Thursday, December 03, 2009

Why Coming Out and Living Openly Matters

On Hearsay with Cathy Lewis yesterday (btw, thank you Lyndon for your very kind words), one caller said that he had no desire to identify with the gay community because the media stereotype of gay males is effeminate, sissy males. While his comments were in part true, what he failed to grasps is that the MAJORITY of gay males are NOT effeminate as per the stereotype. So much so, in fact, that they generally pass for straight and those who casually observe them and even socialize with them will typically assume that they are anything but gay. Indeed, I have gay clients who are military personnel in special forces divisions. These men could literally kill you with their bare hands and appear outwardly as macho as they come, yet they are just as homosexual as some nellie gay.
The truth is that stereotypes die only when there are enough readily available examples to the contrary that the image portrayed by the stereotype becomes a recognizable caricature as opposed to the generally known reality. What's the best way to kill prejudicial stereotypes? To come out and live openly so as to show the falsehood of the stereotype. I realize that not everyone is at a place in their life that they can come out - they may be in the military, hold a job where they might be fired, etc. - but those of us who can need to do so. I commented yesterday on Meredith Baxter's coming out and how I applauded her. Now, she intends to write a book that hopefully will educate others that, contrary to what our Christianist enemies preach, the vast majority of us in the LGBT community are every day ordinary people and live lives not so different than the general public. Here are highlights from a story in The Advocate:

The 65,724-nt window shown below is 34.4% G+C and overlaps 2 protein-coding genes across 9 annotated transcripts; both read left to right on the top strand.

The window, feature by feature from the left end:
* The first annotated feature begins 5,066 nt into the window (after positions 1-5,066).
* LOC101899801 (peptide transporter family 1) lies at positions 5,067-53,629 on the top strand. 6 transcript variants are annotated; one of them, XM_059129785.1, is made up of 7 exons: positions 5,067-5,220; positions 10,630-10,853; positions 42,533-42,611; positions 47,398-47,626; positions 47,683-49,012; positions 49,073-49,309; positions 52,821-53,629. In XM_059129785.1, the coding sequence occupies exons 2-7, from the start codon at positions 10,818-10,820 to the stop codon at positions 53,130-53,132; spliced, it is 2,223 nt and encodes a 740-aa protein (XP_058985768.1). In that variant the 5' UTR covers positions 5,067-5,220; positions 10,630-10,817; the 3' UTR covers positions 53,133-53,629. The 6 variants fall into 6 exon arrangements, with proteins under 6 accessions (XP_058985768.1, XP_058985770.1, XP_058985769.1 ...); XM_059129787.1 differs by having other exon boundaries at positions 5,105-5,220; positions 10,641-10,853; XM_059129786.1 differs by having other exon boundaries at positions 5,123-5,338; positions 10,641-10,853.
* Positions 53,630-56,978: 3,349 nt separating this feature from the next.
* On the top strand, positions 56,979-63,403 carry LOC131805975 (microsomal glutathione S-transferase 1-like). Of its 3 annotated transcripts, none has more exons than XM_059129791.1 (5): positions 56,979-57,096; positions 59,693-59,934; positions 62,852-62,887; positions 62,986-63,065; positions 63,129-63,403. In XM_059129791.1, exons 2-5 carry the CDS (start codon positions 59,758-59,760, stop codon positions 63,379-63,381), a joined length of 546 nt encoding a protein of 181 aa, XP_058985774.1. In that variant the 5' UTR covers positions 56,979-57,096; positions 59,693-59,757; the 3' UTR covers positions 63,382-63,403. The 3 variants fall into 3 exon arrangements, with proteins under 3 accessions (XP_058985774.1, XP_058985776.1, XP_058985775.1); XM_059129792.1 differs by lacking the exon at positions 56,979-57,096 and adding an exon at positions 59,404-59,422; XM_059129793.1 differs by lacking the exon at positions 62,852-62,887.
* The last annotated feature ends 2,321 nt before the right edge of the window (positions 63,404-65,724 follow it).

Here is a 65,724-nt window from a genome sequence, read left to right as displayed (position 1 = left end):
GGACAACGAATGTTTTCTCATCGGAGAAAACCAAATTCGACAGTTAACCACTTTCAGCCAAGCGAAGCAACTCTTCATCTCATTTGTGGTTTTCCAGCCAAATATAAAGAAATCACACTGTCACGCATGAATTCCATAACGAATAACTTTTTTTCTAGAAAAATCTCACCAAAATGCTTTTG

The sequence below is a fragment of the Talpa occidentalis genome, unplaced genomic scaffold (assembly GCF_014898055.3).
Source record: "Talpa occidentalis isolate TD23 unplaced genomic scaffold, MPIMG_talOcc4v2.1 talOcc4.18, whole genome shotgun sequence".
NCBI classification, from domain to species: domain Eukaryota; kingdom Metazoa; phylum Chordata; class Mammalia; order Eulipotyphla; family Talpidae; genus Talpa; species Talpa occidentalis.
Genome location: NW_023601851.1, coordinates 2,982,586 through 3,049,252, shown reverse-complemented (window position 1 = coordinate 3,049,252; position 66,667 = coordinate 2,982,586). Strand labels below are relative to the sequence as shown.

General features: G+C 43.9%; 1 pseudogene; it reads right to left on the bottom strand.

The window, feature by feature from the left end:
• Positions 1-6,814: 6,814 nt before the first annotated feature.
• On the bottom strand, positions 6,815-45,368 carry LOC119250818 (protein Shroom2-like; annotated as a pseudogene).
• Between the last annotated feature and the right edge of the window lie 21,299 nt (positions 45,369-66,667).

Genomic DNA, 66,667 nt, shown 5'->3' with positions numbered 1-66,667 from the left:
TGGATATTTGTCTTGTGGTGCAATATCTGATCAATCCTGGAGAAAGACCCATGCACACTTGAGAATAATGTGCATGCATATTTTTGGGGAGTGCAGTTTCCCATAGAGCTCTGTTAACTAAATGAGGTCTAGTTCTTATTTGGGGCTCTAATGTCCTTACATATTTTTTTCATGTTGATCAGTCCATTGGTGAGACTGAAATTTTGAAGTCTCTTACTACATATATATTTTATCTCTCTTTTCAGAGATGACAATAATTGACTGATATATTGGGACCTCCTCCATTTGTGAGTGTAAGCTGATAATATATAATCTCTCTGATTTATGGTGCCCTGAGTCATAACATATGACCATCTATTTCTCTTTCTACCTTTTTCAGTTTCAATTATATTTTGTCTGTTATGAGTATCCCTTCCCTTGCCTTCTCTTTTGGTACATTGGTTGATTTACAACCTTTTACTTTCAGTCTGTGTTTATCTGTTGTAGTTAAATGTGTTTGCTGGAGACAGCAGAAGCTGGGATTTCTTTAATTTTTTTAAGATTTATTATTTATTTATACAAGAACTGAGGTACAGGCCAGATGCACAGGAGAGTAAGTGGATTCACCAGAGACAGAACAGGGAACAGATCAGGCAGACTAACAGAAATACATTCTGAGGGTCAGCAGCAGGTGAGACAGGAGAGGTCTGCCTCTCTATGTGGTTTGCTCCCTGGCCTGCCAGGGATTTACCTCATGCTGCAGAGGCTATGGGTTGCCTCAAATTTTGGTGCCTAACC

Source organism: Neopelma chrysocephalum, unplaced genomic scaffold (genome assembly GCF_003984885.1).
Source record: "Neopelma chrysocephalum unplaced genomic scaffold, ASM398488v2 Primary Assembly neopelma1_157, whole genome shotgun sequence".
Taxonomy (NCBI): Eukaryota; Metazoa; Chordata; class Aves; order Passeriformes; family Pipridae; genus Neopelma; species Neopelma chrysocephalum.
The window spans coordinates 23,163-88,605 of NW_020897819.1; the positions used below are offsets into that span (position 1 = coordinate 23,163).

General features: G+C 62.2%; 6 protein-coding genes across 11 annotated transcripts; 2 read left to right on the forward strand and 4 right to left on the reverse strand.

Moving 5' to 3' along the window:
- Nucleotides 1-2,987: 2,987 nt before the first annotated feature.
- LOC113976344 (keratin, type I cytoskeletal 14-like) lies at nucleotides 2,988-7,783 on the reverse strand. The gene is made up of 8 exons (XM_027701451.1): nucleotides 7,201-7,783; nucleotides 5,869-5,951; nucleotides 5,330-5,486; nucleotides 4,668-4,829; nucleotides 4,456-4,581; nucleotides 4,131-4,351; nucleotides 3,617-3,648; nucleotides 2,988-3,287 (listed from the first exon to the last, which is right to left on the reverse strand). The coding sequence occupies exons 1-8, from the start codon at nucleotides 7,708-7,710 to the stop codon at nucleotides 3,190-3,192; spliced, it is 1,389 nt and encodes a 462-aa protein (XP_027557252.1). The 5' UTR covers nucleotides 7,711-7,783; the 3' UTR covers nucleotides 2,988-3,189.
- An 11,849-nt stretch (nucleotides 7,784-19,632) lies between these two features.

“The message I get is that I’m America’s mom,” Baxter told The Advocate. “And because research seems to show that people who have someone who is gay in their family — or a friend or just know someone in the community who is gay — they seem to have a more open attitude about gay and lesbian issues. So I can say I’m still that mom. I am still the same person. I’m non-threatening, I’m very friendly, I’m accessible, and if they can say, ‘OK, well, she’s a lesbian, maybe that’s not such a scary thing. And if she can come out and say that without too much fear, then maybe I can do that.’ If it makes a difference to a couple of people, then I guess it’s worthwhile.”
It is true that Baxter outed herself before tabloids could do so, but now that she's done that, she seems to have the correct attitude. Each one of us CAN make a difference by being who we are and telling our stories. Yes, it can be terrifying and even dangerous. But the freedom and relief of being able to be yourself 24/7 is invaluable. I was in the closet for decades and I can say with certainty that I'd NEVER want to live that way again. Never, ever.

1 comment:

WranglerMan said...

Meredith Baxter is a powerful spokesperson for the GLBT community and for marriage equality.

Bravo to her!!